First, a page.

ICD-10-CM: What About the Payers?

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  • November 10, 2011
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Providers and facilities are beginning to work on ICD-10 implementation, but what about health plans? Where do they fall into place?
Most health plans have been fully immersed in ICD-10 implementation for quite some time. They have also set up Steering Committees, Education Committees, and Communication Committees, just like most of us on the provider side, but their interest lies principally on internal processes and claims adjudication. They have many business areas for which we don’t have to prepare, such as Medical Policies, Claims Adjudication, and Underwriting.
In the Medical Policies division, payers have many issues. All coverage determinations containing ICD-9-CM codes have to be evaluated and updated. Every ICD-9-CM code has to be mapped to all possible ICD-10-CM codes. Then, the determination has to be reviewed again to conclude which ICD-10-CM codes will be accepted as part of the policy. The same reviews must be performed on benefit policies that contain ICD-9-CM codes. This is a time-consuming and arduous process.
Once all the policies have been determined, they will need to be moved in to the claims adjudication area. Auto-adjudication software will need to be programmed to fit the new policies. The Denial and Appeals areas will most likely have an increase in workload. The people in these departments will need a solid knowledge of both their policies and ICD-10-CM to ensure that claims, denials, and appeals are properly adjudicated through the system.
The Underwriting and Actuarial departments will also be working heavily to prepare for ICD-10, converting current ICD-9-CM data to ICD-10-CM data to perform their underwriting function. If the payer offers individual plans (private policies), the underwriters will need to figure out how the approval and pricing structures may be affected by more exact data gathered from ICD-10-CM. When an individual fills out the application for a private policy, the data gathered on the applicant’s personal and family health history and diagnosis information is evaluated for approval and policy premium. The granularity of ICD-10-CM will make that process more involved. The general equivalence mappings (GEMs), or some other cross mapping tools, may need to be employed to enable data to be compared and evaluated.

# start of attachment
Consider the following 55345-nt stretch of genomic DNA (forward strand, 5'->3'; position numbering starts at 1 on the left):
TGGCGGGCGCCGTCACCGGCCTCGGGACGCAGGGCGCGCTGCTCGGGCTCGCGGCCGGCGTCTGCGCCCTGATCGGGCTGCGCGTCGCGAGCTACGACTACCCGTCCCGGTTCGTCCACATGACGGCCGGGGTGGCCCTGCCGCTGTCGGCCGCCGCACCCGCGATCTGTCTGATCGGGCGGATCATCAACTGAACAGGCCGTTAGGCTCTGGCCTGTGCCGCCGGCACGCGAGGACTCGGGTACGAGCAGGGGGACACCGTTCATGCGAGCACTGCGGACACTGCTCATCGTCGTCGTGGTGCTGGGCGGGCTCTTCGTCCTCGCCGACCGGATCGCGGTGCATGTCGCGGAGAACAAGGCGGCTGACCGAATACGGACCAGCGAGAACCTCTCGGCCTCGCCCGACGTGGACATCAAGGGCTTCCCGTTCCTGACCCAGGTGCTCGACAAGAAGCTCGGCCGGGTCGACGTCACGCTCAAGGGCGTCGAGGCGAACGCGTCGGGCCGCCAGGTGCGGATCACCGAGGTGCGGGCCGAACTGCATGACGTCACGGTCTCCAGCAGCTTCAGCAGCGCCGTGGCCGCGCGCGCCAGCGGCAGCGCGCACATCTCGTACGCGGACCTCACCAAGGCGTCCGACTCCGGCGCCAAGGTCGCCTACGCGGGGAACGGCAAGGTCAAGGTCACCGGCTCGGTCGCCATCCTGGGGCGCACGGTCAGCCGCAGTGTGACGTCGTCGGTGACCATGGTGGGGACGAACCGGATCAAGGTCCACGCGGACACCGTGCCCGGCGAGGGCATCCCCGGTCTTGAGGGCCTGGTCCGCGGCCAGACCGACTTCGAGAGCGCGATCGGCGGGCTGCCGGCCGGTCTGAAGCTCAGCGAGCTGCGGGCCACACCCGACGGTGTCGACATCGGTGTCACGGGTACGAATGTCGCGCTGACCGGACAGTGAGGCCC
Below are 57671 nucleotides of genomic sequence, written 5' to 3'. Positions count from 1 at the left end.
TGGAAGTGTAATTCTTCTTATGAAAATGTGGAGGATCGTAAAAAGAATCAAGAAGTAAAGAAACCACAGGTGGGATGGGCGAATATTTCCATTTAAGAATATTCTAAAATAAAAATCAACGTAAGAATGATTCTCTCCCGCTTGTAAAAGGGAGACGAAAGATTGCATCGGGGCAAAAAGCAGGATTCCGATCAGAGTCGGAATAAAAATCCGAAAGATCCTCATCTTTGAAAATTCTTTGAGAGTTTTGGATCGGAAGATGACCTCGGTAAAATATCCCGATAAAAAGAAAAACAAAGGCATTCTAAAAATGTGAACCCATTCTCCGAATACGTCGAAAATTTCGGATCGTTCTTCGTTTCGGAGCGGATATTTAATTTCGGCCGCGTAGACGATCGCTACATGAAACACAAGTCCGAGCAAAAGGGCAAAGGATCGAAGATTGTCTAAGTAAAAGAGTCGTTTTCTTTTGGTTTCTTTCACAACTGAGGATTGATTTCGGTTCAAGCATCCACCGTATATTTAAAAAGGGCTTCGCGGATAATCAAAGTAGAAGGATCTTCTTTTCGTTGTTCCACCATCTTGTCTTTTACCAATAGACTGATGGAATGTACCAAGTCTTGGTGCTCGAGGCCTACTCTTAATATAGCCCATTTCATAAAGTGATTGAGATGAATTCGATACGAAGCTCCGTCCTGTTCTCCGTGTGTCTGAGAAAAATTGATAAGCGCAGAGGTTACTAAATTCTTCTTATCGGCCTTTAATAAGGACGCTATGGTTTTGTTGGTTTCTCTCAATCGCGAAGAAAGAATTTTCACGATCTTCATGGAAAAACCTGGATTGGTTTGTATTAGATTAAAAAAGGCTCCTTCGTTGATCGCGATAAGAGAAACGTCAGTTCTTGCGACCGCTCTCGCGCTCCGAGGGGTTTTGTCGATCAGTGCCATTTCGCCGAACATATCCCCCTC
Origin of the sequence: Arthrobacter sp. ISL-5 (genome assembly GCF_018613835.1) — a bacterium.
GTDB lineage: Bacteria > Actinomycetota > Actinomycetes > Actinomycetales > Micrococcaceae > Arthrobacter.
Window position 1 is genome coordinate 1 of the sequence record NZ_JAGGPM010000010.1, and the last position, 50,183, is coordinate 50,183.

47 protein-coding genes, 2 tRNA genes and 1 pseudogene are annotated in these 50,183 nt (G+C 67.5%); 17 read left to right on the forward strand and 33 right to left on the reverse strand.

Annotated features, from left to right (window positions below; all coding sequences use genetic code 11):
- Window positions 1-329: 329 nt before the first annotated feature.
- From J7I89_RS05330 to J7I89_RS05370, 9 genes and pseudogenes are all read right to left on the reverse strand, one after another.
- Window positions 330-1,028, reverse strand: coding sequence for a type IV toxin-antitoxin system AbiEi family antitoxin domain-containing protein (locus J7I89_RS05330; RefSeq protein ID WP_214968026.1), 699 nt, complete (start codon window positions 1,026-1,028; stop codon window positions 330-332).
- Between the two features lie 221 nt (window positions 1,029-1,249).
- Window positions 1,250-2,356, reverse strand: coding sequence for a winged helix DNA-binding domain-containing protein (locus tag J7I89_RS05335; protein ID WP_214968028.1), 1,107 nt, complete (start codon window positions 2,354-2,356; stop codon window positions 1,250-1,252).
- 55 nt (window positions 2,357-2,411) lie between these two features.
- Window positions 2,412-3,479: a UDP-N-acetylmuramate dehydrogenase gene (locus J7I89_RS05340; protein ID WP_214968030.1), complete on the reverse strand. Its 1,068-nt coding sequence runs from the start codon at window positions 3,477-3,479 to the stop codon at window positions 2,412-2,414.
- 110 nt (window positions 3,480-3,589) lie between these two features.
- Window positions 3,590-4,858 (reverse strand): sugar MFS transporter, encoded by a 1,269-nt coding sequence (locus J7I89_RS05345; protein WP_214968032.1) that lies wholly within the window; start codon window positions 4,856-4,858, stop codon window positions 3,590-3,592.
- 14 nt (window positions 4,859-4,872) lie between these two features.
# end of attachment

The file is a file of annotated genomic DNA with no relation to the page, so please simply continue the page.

The above examples are just a few ways in which ICD-10-CM is touching the payers. They have a heavy up-front load to bear to enable a smooth transition to ICD-10-CM. Working together with the health plans will help us all achieve a smoother transition.

No Responses to “ICD-10-CM: What About the Payers?”

  1. Steve Sisko says:

    Other major areas of impact include:
    1. Pre-existing conditions. These are usually identified by diagnosis code and existing members with pre-existing conditions will have to be updated.
    2. Other Party Liability. The existing “external cause” or “E” codes have changed so detection of externally caused conditions that are the responsibility of another payer will need to be addressed. Moreover, the classification of “body part” is associated with ICD codes and must be addressed.
    3. Assignment of risk scores or hierarchical condition categories (HCC) which are used by Medicare to reimburse payers are based on diagnosis codes.
    4. Reimbursement based on Diagnosis Related Groups (DRG).
    5. Member benefits can be based on diagnosis code and may require reconfiguration.
    For more info on how ICD-10 impacts payers, visit shimcode.blogspot.com or follow me on Twitter @ShimCode